If there is one thing worse than a bad condominium neighbor, it is a bad neighbor who owns the unit. What can a condo association do – kick the person out of their own home?
Well, the association can try. Or you can encourage other solutions. In any case, the task is risky for everyone.
What is the problem?
Condo associations are familiar with some of the common complaints about residents:
· Excessive noise
· Leaving belongings in a common area
· Stealing laundry
· Not locking building doors
· Parking in the wrong place
· Pets that run free
· Unattended children
In some cases, complaints come down to perspective. Children playing noisy games are either a nuisance or just acting like children. Who is right in a matter of opinion?
What is the solution?
First, encourage neighbors to work out issues themselves. Depending on the behavior in question, they may be able to settle the dispute on their own. As a backup plan, the board can consider suggesting mediation to settle the dispute.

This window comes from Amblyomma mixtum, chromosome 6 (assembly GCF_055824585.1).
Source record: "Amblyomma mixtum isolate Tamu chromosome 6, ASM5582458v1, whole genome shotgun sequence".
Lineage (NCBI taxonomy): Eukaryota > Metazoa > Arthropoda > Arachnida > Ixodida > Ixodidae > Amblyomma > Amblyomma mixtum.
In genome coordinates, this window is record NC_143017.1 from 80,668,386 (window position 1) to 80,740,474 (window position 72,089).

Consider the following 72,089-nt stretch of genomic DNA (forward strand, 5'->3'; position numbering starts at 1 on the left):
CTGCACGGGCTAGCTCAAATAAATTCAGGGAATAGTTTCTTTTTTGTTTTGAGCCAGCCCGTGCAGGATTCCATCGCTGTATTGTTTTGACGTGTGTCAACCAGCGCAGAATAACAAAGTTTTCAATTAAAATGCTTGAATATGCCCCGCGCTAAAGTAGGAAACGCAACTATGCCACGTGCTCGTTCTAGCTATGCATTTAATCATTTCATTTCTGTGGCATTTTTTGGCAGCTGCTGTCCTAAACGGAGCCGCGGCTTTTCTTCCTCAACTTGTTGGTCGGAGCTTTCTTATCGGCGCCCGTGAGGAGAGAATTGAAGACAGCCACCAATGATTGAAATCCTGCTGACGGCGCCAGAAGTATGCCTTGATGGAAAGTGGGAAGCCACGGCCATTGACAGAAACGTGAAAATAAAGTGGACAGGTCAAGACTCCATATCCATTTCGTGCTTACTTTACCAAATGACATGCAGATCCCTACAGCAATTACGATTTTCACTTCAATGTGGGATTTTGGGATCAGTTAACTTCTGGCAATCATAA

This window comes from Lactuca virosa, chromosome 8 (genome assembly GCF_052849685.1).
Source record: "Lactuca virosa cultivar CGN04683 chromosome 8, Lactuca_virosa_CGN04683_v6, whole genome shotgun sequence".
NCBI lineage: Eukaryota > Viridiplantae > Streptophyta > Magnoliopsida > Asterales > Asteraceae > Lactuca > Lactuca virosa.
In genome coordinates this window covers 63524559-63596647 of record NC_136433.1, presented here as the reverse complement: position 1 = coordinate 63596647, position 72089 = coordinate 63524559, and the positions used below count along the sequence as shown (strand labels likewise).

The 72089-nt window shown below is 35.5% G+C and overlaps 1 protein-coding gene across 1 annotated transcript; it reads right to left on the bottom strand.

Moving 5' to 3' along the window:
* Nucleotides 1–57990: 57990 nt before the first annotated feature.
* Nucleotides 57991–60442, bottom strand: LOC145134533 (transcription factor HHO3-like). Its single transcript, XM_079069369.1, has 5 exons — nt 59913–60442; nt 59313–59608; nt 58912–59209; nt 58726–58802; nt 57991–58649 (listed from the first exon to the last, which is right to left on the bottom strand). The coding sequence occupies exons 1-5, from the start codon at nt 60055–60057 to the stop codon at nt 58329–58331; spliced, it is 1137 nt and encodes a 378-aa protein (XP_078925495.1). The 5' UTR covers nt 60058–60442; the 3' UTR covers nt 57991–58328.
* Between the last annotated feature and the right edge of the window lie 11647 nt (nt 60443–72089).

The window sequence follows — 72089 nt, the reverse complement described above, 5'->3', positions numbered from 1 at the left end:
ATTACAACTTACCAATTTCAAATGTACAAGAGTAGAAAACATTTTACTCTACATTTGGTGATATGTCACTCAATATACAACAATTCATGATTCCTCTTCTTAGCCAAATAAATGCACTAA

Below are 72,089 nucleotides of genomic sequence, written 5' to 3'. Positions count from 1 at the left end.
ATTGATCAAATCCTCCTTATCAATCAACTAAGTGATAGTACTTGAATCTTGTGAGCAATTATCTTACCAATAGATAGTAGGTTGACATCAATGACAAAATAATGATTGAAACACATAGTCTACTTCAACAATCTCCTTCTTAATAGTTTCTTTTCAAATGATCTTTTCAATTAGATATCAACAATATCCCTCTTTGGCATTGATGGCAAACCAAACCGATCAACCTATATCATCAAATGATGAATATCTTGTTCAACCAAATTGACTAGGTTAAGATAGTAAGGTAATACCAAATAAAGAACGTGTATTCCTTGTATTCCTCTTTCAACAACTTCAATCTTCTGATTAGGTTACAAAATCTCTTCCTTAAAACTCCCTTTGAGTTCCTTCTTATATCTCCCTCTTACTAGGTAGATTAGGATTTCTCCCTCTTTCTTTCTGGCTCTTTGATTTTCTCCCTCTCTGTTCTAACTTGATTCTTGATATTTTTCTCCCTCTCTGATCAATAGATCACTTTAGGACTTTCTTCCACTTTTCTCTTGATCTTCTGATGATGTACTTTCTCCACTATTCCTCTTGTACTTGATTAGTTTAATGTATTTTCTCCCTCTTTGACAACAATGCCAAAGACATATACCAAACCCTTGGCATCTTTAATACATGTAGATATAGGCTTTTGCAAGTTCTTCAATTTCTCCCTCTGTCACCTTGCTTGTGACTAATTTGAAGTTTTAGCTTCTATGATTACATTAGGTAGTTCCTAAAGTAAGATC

If unsuccessful, the condo association may have to get more involved. The investigation begins with a written complaint that details the problem. The association then determines whether bylaws cover the situation and provide for remedies.
If all else fails, litigation is possible to force a resident out of the condo complex. This is a worst-case scenario for everyone because litigation is timely and costly. There is also a chance the association will lose its case, leading to more legal trouble.
Condo and homeowner association law is complex. If a complaint is not handled well, it can spin out of control. Other residents may take sides, forcing confrontations and other problems.
What is your role?
In any dispute among residents, a condo association must walk a fine line. Both the person making the complaint and the subject of the complaint have the right to a fair process.
Bad behavior can cause a rift between residents in a condominium complex. The role of an association is to address the dispute without making the situation worse.